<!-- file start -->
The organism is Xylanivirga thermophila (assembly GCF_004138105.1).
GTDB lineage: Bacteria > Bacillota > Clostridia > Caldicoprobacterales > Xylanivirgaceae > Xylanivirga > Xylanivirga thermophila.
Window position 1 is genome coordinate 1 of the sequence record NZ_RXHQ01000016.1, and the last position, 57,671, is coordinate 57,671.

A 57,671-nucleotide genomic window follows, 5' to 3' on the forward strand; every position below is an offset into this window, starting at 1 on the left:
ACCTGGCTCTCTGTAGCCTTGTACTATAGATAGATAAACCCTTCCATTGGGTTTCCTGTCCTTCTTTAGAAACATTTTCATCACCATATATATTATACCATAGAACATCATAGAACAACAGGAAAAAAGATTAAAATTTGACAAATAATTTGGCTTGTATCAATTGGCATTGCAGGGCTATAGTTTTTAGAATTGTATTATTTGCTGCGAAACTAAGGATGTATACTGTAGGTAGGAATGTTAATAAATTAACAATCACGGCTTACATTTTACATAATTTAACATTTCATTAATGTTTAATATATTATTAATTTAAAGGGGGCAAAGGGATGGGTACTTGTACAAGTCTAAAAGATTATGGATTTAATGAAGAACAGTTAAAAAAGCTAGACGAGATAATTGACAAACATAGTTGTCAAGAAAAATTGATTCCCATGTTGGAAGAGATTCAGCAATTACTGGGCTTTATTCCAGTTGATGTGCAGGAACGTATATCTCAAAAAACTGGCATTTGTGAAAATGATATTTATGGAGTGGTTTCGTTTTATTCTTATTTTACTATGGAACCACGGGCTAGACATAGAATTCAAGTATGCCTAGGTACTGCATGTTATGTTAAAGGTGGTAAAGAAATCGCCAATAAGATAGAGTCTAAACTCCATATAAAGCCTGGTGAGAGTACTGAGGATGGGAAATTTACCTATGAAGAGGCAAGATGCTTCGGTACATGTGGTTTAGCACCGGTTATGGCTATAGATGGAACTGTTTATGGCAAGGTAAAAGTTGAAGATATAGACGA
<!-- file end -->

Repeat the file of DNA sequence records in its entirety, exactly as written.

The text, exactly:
The organism is Xylanivirga thermophila (assembly GCF_004138105.1).
GTDB lineage: Bacteria > Bacillota > Clostridia > Caldicoprobacterales > Xylanivirgaceae > Xylanivirga > Xylanivirga thermophila.
Window position 1 is genome coordinate 1 of the sequence record NZ_RXHQ01000016.1, and the last position, 57,671, is coordinate 57,671.

A 57,671-nucleotide genomic window follows, 5' to 3' on the forward strand; every position below is an offset into this window, starting at 1 on the left:
ACCTGGCTCTCTGTAGCCTTGTACTATAGATAGATAAACCCTTCCATTGGGTTTCCTGTCCTTCTTTAGAAACATTTTCATCACCATATATATTATACCATAGAACATCATAGAACAACAGGAAAAAAGATTAAAATTTGACAAATAATTTGGCTTGTATCAATTGGCATTGCAGGGCTATAGTTTTTAGAATTGTATTATTTGCTGCGAAACTAAGGATGTATACTGTAGGTAGGAATGTTAATAAATTAACAATCACGGCTTACATTTTACATAATTTAACATTTCATTAATGTTTAATATATTATTAATTTAAAGGGGGCAAAGGGATGGGTACTTGTACAAGTCTAAAAGATTATGGATTTAATGAAGAACAGTTAAAAAAGCTAGACGAGATAATTGACAAACATAGTTGTCAAGAAAAATTGATTCCCATGTTGGAAGAGATTCAGCAATTACTGGGCTTTATTCCAGTTGATGTGCAGGAACGTATATCTCAAAAAACTGGCATTTGTGAAAATGATATTTATGGAGTGGTTTCGTTTTATTCTTATTTTACTATGGAACCACGGGCTAGACATAGAATTCAAGTATGCCTAGGTACTGCATGTTATGTTAAAGGTGGTAAAGAAATCGCCAATAAGATAGAGTCTAAACTCCATATAAAGCCTGGTGAGAGTACTGAGGATGGGAAATTTACCTATGAAGAGGCAAGATGCTTCGGTACATGTGGTTTAGCACCGGTTATGGCTATAGATGGAACTGTTTATGGCAAGGTAAAAGTTGAAGATATAGACGA